You only have a few seconds to make an impression on a potential client and the quality of your logo and branding, in general, plays a huge role in making that impression. How well your identity is presented is an important deciding factor for most customers. This means you can lose potential customers (business opportunities) by not being represented properly.
If you remember these guides before engaging a designer or an agency for your identity design or re-design project, you’re well on your way to having a logo that is original, versatile, and timeless.

Your brand is how people perceive you wherever they interact with your business through impressions you can and can’t control.
This simply means your logo is one of the elements that make your brand.
I’m guessing as a business owner, you had an idea for a product or service with unique features to set you apart from other businesses with similar services before you thought about designing a logo.
As such, it’s important to note that your logo is just a piece of the puzzle called your brand therefore, your logo should align with your brand values. You should have this mindset before you engage a designer as it helps create structure and clarity in approach to your project.

Designers are not psychics. The best thing a designer can do for you is to differentiate your logo from the competition. A brief gives meaning to the end result of your logo design process. If your logo was a lifeless body, your brief would be the soul. Your brief can come in different ways and isn’t as hard as most think. Your brief could come in form of verbal communication or written description stating your brand values. In simple terms, you could discuss your service offerings, what makes your business stand out, your target audience, your passion, and inspiration, your goals and objectives for the nearest future, and so on.
A brief with so much valuable information already gives you an edge as a client, if your designer had a plan of just looking for a template and changing colors then send back as your logo, he/she’ll have to think again. A detailed brief saves you from getting generic logo designs that someone else is probably already using. It pushes the designer to be more creative with their approach.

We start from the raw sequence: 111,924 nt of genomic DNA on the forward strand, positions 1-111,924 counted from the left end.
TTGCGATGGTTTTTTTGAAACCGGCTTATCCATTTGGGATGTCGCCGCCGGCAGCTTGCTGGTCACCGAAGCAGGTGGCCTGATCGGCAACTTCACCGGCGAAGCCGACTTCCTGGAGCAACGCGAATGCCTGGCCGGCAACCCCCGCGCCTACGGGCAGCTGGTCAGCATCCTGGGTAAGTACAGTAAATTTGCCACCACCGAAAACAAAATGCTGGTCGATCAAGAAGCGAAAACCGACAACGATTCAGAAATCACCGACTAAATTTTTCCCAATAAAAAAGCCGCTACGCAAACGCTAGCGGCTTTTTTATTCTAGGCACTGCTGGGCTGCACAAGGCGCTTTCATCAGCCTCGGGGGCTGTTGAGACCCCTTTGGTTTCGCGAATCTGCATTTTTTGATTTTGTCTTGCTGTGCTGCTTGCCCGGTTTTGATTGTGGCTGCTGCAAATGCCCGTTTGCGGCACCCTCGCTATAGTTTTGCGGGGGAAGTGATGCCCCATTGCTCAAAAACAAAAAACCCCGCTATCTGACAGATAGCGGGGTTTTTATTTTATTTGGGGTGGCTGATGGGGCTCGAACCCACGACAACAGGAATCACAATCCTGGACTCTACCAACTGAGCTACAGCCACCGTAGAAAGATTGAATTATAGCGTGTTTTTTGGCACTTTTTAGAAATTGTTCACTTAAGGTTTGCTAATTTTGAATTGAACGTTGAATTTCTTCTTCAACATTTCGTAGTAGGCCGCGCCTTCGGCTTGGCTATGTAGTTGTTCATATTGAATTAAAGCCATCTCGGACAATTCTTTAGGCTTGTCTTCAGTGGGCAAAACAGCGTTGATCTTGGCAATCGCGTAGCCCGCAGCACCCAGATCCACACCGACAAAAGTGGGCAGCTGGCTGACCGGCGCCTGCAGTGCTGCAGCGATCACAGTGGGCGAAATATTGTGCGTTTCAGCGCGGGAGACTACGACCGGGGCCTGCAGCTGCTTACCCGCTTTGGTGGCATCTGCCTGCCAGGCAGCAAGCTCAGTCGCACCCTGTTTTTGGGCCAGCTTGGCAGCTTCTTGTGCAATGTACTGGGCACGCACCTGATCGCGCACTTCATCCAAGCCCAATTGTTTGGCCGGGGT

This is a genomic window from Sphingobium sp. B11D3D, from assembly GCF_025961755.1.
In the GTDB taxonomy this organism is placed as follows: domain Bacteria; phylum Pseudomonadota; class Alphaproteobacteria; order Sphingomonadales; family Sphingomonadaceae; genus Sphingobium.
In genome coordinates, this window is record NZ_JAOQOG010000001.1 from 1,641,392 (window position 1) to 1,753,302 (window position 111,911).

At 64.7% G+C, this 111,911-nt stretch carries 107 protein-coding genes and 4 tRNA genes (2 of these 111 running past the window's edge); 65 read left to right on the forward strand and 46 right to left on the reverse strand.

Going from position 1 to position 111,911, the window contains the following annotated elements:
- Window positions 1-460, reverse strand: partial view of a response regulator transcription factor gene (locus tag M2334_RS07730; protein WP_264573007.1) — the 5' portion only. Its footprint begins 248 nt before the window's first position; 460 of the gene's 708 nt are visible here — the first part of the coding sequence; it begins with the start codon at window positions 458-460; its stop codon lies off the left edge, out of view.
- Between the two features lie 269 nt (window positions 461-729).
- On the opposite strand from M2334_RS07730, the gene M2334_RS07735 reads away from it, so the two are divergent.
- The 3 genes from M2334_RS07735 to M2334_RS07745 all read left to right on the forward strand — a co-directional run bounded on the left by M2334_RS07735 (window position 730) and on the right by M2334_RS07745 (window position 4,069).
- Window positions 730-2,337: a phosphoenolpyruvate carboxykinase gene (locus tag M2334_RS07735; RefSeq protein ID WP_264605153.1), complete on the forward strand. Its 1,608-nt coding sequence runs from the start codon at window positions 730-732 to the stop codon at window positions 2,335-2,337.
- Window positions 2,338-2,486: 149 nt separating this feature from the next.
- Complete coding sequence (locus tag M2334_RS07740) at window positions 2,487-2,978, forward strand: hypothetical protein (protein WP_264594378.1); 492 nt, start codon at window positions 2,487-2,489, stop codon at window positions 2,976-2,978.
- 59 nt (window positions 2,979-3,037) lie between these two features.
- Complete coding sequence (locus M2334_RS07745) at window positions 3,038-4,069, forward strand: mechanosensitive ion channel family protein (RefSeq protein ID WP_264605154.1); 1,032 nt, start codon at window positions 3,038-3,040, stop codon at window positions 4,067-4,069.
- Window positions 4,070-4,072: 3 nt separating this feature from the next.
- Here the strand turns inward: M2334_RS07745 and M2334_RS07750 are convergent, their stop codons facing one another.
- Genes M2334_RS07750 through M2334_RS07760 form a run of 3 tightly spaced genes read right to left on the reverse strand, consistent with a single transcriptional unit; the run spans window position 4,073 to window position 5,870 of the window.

When you are designing a logo, you don’t need a quantity of options, you need quality of options. The more options you get, the more likely the designs are of less quality and disconnected from your brand values; which is where the power of a brief comes in as explained in the previous step.
Take an example of an agency versus an individual. Of course, you can get high creative individuals to design beautiful logos for you. However, an agency’s approach is often more strategic, and in-depth insight and analysis are involved. Asides from the expertise, you get the advantage of people from different backgrounds to review your logo as it relates to your brand from a consumer and expert point of view.
If you are a small business and can’t afford an agency, it’s better to go with designers who already have a track record. Ask for their portfolio to see how well they’ve been able to translate ideas into their designs. Ask them to explain some of their logos: what does it mean? what’s the idea behind it? Why did you use these colors? The kind of answers you get will inform your decision on who you should work with and who you shouldn’t. You’ll easily be able to tell who has an in-depth knowledge of what they’re doing and invariably save time and the stress of going through failed designs or settling for less out of frustration.

The concept of a logo being adaptable simply means responsiveness regardless of the platform where it’s being used. An adaptable logo is one that might have multiple versions but remains consistent regardless of variation while still recognizable as the same company logo.
Depending on the size of your business: small, medium, or large it’s important to have a vision for your logo. There’s no telling where you might want to place your logo in the future. It might be just your business card today but it might be a billboard tomorrow. Having a logo that adapts in whatever format you might need it for in the future is highly important. Are the fonts only legible when it’s close up or can people also see it from a distance? Are the details on the icon only visible when the logo is scaled up? Will the icon be able to stand alone after a while? Is it still recognizable when inverted? All these are questions to keep in mind to have an adaptable logo.

A lot of people want to involve their spouse, mom, dad, sister, brother, best friend, extended cousin, and lots more in the decision making process of picking a final logo design. In the case of an individual or small business, this results in a lot of compromises and eventually gives you generalized and predictable feedback on the choice of identity. It’s better to have as little as 2 people whose opinion you trust for a process like this. Get their opinion and weigh it against yours then make a choice. You must own your decision in choosing your logo. It should be treated like your baby. You should be proud of it not only because it’s beautiful but also because of what it represents; your values and the effort put into making it. After all, it’s the face of your company. Spending some time and money to make sure it properly reflects your values, goals, and objectives is the least you can do.
Large organizations might not have to face such as they most likely go through agencies who have gone through this process of them. At this point, any option they go with will most likely work for them.

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